Lessons Learned from Local Month

1. Just because you think your homemade tomato sauce should be better than the Walmart brand stuff you normally buy, doesn’t mean your son will agree.

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2. Less really is more. By cutting myself off from all the options at the supermarket, I appreciated what was in season more. I ate peaches (one of my favorite fruits in season) until they were coming out of my ears. I gorged myself on tomatoes almost every day.

Instead of buying the same old stuff at the store, I bought what the farmers were selling, and I ate it. And it was GOOD. I snapped up any berries I could find. I stocked up my freezer for smoothies to come. I ate green beans rather than broccoli, because that’s what they had.

And somehow, with less choices, I enjoyed shopping and eating and cooking more, not less. I expected to be a little put out with the options (and certainly in the winter, I would be), BUT I wasn’t. I could have used some more greens, but other than that, I was more than satisfied.

So satisfied in fact, that I really want to keep eating like this. It isn’t for the sanctimonious (although perfectly legit) reasons that I started with either. It’s because I really enjoyed it.

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3. You help the farmers; they’ll help you. Now, honestly, I’m not eating locally grown food to “help” anyone. I wouldn’t buy from them if they didn’t have a superior product, BUT buying from farmers is a much different relationship than you have with Kroger.

When Kroger has case loads of food that are going to be tossed into the dumpster, they don’t offer them to me (in fact they refuse to give them to you even if you ask them while they are removing the mushrooms from the shelf). When your farmer has giant bags of corn that are going to be wasted, they practically beg you to take them (not that I needed any begging).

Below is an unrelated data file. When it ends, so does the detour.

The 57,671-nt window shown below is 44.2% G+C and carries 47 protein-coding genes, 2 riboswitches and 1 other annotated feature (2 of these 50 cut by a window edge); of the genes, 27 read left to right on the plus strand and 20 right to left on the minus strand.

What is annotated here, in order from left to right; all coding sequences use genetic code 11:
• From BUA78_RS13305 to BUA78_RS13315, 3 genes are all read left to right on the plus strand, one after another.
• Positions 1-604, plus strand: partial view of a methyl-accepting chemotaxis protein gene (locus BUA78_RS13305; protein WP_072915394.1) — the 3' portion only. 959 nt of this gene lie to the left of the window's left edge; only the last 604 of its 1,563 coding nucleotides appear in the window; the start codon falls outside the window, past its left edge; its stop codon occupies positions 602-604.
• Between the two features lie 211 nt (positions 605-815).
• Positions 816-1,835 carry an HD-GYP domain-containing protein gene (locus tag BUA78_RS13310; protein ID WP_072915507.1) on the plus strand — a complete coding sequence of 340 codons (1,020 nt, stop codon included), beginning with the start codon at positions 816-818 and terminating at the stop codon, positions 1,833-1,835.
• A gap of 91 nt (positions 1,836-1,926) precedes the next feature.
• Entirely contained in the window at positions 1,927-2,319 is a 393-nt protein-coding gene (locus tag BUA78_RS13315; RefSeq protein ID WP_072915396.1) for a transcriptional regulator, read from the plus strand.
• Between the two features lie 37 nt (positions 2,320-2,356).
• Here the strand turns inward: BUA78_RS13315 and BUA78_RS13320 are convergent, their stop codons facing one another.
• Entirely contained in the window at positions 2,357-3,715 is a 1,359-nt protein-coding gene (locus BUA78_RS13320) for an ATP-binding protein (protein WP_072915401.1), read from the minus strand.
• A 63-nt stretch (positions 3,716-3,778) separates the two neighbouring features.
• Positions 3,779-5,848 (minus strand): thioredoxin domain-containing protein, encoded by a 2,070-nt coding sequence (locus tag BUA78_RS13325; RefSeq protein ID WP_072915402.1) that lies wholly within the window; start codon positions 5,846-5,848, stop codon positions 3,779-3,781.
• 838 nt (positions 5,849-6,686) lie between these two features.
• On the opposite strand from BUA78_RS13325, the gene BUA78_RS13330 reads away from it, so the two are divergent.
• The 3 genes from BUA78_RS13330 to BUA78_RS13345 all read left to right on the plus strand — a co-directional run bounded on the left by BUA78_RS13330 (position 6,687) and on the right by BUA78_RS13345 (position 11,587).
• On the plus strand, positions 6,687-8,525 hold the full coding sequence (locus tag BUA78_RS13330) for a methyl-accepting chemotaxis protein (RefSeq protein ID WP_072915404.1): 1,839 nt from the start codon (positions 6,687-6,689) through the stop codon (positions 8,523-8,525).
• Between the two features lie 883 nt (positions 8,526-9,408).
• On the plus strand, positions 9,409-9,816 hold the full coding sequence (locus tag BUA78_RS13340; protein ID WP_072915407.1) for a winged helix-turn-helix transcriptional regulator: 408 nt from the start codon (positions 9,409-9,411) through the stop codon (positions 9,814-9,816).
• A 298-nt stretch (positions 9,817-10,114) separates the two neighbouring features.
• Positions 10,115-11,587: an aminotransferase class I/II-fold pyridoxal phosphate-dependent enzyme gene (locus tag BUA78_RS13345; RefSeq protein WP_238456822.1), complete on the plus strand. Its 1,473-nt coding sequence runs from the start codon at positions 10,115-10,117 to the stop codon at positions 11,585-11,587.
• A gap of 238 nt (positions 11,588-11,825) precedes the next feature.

When you do your shopping at the farmer’s market, the farmers get to know you. They know that I am the type who would take several hours out of my day to preserve all that corn for the winter. They know that I will cut up and freeze all those green beans that aren’t pretty enough to sell. And it probably doesn’t hurt that I have a really cute son. 🙂

I’ve spent most of my food dollars at the market this year. The farmers regularly cut their prices for me, particularly when I’m buying in bulk. Kroger isn’t going to do this for you.

Walmart isn’t going to go out and pick raspberries that morning and save them just for you that afternoon when you ask for them. Walmart shipped their raspberries from California, and who knows when they were picked and what they sprayed on them.

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4. If you seek, you will find. I found a local source of sugar (maple syrup), local dairy products, local strawberries (in August!), local blueberries, and local eggs; all things that I had foreseen being a problem. I’m still on the hunt for local wheat, but I have a possible lead.

I’m contemplating getting ducks for pest control mainly and eggs. I mentioned this to someone, and she has ducks, so I might be able to buy them from her instead of ordering them in the mail. If you seek, you will find.

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That’s all I can think of at the moment, but if you buy local food, add your lessons to the list in the comments!

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